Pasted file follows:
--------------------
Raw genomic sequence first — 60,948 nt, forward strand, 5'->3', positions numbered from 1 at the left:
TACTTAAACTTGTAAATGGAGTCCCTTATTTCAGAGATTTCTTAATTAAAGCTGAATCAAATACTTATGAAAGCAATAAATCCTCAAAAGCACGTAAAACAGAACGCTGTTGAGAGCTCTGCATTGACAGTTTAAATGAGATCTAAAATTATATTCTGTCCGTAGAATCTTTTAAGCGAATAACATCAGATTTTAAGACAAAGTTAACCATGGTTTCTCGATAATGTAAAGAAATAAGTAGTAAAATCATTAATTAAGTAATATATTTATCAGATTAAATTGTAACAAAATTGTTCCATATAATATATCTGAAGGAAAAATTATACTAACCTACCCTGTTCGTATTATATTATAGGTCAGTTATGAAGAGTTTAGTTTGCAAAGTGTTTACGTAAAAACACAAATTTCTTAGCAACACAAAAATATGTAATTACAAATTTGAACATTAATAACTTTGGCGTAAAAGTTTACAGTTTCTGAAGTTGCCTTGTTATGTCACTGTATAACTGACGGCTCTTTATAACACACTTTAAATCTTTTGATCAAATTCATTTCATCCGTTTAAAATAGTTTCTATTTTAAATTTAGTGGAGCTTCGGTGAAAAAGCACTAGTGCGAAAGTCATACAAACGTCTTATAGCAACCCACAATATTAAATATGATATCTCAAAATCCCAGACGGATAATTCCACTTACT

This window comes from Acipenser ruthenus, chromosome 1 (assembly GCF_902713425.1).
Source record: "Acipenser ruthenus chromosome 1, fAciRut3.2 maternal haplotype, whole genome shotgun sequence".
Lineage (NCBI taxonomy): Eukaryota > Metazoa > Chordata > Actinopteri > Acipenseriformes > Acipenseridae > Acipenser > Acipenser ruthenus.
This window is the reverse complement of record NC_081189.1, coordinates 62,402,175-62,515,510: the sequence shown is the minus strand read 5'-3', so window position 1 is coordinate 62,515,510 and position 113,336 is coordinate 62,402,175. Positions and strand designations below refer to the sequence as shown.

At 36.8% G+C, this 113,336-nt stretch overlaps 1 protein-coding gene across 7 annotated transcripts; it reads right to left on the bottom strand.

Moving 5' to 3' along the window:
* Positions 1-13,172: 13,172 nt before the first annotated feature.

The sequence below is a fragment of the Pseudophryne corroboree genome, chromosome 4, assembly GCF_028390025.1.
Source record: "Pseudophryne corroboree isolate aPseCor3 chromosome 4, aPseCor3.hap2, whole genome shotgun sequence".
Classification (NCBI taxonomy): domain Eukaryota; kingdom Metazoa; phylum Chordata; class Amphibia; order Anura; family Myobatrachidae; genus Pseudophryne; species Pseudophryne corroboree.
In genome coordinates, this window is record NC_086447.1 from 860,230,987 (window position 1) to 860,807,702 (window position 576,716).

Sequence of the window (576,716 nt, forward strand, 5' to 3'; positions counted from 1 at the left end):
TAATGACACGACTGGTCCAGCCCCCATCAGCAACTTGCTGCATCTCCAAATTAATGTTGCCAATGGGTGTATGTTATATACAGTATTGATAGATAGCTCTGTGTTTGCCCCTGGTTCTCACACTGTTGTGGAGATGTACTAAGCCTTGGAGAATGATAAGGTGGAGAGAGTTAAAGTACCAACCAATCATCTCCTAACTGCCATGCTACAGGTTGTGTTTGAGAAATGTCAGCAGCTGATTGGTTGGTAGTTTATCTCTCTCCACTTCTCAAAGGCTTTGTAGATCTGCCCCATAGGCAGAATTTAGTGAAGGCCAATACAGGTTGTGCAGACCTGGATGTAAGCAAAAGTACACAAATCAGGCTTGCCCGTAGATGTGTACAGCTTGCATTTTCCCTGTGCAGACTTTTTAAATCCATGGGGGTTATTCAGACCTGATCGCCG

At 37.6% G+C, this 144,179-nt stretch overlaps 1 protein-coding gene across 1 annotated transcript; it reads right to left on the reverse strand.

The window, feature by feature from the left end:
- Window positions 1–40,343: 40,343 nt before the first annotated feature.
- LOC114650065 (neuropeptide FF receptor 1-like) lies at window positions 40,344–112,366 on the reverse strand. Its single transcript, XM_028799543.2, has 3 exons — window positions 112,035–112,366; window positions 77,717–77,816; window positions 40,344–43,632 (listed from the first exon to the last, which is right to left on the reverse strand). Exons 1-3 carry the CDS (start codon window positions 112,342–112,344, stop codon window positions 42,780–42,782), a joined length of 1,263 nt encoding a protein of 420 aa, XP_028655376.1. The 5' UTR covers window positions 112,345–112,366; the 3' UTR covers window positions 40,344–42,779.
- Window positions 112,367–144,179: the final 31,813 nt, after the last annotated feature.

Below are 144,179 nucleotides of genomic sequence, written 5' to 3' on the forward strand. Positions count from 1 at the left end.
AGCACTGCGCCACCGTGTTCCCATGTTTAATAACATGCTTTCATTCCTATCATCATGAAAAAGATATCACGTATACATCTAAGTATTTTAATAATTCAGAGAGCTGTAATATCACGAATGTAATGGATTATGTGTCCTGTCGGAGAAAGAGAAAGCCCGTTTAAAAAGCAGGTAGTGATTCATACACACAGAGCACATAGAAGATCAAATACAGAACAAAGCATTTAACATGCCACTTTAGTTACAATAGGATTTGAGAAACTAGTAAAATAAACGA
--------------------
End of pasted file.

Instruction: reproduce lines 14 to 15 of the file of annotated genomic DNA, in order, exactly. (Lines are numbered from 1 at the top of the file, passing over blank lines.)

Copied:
Sequence of the window (576,716 nt, forward strand, 5' to 3'; positions counted from 1 at the left end):
TAATGACACGACTGGTCCAGCCCCCATCAGCAACTTGCTGCATCTCCAAATTAATGTTGCCAATGGGTGTATGTTATATACAGTATTGATAGATAGCTCTGTGTTTGCCCCTGGTTCTCACACTGTTGTGGAGATGTACTAAGCCTTGGAGAATGATAAGGTGGAGAGAGTTAAAGTACCAACCAATCATCTCCTAACTGCCATGCTACAGGTTGTGTTTGAGAAATGTCAGCAGCTGATTGGTTGGTAGTTTATCTCTCTCCACTTCTCAAAGGCTTTGTAGATCTGCCCCATAGGCAGAATTTAGTGAAGGCCAATACAGGTTGTGCAGACCTGGATGTAAGCAAAAGTACACAAATCAGGCTTGCCCGTAGATGTGTACAGCTTGCATTTTCCCTGTGCAGACTTTTTAAATCCATGGGGGTTATTCAGACCTGATCGCCG